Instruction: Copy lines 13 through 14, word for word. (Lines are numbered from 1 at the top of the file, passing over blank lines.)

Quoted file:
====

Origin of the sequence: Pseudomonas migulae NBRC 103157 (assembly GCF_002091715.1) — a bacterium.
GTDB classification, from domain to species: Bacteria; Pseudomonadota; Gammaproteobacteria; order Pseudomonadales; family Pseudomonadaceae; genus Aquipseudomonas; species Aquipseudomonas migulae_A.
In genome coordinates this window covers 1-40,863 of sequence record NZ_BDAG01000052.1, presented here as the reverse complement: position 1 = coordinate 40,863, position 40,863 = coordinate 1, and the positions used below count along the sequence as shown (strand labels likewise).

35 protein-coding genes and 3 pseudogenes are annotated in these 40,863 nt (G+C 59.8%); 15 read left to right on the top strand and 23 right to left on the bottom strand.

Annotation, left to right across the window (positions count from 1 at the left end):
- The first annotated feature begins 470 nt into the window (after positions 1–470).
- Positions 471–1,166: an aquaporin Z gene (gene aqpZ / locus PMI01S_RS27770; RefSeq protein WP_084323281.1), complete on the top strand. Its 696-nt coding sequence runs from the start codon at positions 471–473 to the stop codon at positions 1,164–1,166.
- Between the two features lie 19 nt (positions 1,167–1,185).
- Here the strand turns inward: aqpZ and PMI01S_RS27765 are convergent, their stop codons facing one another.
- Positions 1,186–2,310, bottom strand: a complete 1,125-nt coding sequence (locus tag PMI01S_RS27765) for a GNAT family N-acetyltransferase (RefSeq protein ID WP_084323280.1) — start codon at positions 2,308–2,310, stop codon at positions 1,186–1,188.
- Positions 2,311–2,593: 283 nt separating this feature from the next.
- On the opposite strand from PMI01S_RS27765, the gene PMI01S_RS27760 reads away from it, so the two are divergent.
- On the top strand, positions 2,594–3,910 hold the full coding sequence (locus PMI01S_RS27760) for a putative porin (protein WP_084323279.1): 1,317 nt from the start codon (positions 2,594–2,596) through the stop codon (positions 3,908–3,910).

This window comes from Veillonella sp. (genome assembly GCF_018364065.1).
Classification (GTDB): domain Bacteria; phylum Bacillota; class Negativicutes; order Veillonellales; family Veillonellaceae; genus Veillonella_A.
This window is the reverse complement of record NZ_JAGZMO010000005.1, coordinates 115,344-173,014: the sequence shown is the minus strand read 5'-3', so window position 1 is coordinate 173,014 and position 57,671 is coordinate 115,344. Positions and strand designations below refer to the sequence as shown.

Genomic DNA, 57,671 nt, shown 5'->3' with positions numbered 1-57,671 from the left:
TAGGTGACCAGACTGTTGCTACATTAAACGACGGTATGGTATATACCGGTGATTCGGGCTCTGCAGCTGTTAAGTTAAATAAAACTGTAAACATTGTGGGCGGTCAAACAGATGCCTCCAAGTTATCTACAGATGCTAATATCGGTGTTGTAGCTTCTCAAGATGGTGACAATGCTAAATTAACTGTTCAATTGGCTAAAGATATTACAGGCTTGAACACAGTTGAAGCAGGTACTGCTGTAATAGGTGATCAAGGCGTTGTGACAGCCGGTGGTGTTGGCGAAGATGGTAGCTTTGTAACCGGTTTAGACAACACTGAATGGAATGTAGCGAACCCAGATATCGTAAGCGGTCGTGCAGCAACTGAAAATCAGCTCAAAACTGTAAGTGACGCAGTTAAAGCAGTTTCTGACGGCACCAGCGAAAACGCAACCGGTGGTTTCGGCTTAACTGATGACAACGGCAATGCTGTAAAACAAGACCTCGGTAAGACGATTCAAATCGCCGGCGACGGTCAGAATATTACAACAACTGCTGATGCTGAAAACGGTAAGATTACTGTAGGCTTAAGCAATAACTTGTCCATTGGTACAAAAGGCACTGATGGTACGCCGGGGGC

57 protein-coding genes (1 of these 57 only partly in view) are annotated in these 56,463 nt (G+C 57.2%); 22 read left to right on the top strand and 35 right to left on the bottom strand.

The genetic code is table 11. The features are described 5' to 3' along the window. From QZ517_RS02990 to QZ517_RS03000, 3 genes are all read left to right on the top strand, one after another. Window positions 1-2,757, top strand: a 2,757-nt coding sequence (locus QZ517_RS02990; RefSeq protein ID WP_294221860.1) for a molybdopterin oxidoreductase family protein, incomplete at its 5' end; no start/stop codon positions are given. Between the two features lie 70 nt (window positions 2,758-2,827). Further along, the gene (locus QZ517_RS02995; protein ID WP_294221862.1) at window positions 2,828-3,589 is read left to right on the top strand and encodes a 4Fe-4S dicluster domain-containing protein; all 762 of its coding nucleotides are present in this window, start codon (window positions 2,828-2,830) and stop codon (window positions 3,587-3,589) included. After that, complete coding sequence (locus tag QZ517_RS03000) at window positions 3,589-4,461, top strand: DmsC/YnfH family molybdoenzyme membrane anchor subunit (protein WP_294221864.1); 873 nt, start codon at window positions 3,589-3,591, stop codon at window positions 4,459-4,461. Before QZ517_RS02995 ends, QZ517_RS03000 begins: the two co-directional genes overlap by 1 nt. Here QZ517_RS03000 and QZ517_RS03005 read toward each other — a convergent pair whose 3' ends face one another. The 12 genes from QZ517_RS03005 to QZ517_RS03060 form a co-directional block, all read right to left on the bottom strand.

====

- On the top strand, positions 2,594–3,910 hold the full coding sequence (locus PMI01S_RS27760) for a putative porin (protein WP_084323279.1): 1,317 nt from the start codon (positions 2,594–2,596) through the stop codon (positions 3,908–3,910).

This window comes from Veillonella sp. (genome assembly GCF_018364065.1).